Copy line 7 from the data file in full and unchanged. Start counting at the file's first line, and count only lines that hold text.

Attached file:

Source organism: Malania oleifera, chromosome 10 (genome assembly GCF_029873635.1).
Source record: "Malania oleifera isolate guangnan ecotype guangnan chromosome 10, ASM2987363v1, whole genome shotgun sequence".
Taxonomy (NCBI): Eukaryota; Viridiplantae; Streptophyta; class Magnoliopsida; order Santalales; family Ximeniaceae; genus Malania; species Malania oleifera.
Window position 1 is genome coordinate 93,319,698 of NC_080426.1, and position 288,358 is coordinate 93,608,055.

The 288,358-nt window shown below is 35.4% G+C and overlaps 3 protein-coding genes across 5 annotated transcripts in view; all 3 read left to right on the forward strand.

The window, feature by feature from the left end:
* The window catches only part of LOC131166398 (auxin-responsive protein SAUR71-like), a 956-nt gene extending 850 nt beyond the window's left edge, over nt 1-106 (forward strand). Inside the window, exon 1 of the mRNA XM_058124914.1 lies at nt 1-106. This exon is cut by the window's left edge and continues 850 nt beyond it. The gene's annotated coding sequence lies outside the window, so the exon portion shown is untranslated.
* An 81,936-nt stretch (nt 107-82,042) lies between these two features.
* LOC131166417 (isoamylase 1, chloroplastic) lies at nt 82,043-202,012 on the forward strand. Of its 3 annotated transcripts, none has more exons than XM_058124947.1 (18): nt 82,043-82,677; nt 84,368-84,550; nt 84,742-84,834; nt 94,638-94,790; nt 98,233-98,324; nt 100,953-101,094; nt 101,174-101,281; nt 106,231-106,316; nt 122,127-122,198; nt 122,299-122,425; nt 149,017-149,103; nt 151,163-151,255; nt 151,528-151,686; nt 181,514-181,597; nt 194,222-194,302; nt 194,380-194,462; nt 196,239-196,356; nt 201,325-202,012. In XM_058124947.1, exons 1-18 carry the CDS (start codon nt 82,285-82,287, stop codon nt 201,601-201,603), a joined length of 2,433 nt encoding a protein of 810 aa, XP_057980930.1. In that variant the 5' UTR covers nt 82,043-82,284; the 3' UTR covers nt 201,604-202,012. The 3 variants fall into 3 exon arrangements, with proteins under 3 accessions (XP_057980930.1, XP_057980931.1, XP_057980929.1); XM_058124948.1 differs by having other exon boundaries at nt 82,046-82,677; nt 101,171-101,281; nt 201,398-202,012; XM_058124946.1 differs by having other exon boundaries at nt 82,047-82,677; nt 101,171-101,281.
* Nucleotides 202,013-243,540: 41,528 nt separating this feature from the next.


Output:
* The window catches only part of LOC131166398 (auxin-responsive protein SAUR71-like), a 956-nt gene extending 850 nt beyond the window's left edge, over nt 1-106 (forward strand). Inside the window, exon 1 of the mRNA XM_058124914.1 lies at nt 1-106. This exon is cut by the window's left edge and continues 850 nt beyond it. The gene's annotated coding sequence lies outside the window, so the exon portion shown is untranslated.